In fact, of the more than 800 million people around the world facing nutritional challenges, about 70% of them are small-scale farmers or agricultural laborers.
Climate change will also continue to pose new challenges to farmers who may lack the savings, social capital, and resources to handle new, climate-related threats.
A lack of food security isn’t therefore just the result of low supply, but rather because of systemic poverty and the inability to access food.
3. Processed Food Isn’t Always Unhealthy: True
In today’s world, much of our food is processed in some way. While this often implies unhealthy additives in places like the U.S., processing can also improve nutrition by adding vitamins and minerals to commonly consumed foods.
Food safety is also an integral part of food security – and food processing can help achieve this through strict hygiene and decontamination protocols in factories. Food processing companies also provide jobs and reliable incomes for employees, who may then be able to improve their own diets by purchasing healthier foods.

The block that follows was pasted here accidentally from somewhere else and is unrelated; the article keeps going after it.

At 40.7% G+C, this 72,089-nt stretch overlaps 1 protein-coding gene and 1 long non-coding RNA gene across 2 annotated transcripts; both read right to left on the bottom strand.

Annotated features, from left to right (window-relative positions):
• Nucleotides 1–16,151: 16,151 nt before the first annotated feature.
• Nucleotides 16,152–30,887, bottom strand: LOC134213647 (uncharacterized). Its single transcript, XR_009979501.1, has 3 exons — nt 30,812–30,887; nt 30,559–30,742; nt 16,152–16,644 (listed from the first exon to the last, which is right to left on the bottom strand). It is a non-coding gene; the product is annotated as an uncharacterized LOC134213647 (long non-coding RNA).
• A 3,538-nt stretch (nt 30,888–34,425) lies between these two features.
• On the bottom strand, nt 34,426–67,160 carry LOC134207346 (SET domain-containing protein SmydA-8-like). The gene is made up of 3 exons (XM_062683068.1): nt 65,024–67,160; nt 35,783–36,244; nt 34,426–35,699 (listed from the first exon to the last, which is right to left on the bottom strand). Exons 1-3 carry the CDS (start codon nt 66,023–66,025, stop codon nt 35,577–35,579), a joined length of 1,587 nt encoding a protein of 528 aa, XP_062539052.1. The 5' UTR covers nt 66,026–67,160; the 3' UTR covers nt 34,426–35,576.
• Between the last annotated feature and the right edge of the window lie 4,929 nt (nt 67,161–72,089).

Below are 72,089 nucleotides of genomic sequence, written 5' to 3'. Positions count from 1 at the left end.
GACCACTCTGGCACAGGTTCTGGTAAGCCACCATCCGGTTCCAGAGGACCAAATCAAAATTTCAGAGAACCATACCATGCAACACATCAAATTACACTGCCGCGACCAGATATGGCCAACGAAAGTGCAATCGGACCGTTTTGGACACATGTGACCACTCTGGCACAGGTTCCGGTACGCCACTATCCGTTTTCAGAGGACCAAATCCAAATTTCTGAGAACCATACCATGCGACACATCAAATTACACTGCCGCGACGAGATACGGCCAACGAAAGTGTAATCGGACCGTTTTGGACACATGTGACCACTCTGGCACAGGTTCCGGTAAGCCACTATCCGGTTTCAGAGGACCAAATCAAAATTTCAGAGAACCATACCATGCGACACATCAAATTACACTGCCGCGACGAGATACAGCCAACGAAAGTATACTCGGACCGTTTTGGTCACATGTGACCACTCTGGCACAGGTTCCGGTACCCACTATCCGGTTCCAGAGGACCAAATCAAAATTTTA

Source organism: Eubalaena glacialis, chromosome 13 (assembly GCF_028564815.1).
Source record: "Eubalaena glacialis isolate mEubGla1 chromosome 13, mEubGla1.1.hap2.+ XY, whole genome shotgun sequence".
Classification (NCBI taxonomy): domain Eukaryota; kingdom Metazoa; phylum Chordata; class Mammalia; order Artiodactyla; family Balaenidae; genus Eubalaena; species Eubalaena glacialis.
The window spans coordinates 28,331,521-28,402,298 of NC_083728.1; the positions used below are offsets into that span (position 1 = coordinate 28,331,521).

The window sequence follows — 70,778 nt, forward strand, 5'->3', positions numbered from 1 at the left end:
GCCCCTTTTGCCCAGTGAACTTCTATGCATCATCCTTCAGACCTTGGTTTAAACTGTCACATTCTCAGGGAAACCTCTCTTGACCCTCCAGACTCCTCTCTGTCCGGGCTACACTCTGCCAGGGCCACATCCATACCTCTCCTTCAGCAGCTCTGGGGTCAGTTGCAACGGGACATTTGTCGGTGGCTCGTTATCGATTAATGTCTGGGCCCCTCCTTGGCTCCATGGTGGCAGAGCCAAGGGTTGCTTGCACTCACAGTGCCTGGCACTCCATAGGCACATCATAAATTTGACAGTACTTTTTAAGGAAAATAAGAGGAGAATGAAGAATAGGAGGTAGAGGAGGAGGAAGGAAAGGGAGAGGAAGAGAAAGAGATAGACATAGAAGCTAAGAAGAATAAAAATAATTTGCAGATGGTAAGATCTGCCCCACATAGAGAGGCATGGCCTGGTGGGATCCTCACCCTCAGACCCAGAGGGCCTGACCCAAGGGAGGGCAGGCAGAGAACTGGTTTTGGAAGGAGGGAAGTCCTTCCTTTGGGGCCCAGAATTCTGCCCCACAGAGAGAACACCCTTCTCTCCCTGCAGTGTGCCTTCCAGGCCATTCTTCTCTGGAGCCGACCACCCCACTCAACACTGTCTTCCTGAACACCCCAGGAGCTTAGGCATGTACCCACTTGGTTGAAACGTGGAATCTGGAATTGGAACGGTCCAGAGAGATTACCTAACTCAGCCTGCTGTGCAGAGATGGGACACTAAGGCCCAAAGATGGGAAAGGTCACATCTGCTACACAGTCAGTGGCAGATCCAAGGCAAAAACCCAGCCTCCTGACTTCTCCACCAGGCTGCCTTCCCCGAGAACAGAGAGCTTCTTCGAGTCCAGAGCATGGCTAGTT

During the COVID-19 crisis, market closures and stay-at-home orders led to a growing demand for shelf-stable foods. Many processors were able to pivot to long-life products, meeting the new demand while reducing waste during the pandemic.
4. Women Are the World’s Primary Food Producers: True
According to FAO estimates, women produce more than 50% of the world’s food but make up only 10% to 20% of landholders in developing countries. And for those who are farmers in developing countries, women-owned farms tend to produce 20% to 30% less food than men – what the FAO calls the “crop gap” – and it’s not due to a lack of effort.
With women facing many social and economic barriers – including lack of access to land, credit, education, and markets – their economic empowerment is all the more crucial to food security and supply chains around the world.
In fact, the FAO reported that giving women the same education and resources as men could increase women’s food production by nearly 30%, feeding an additional 150 million people worldwide.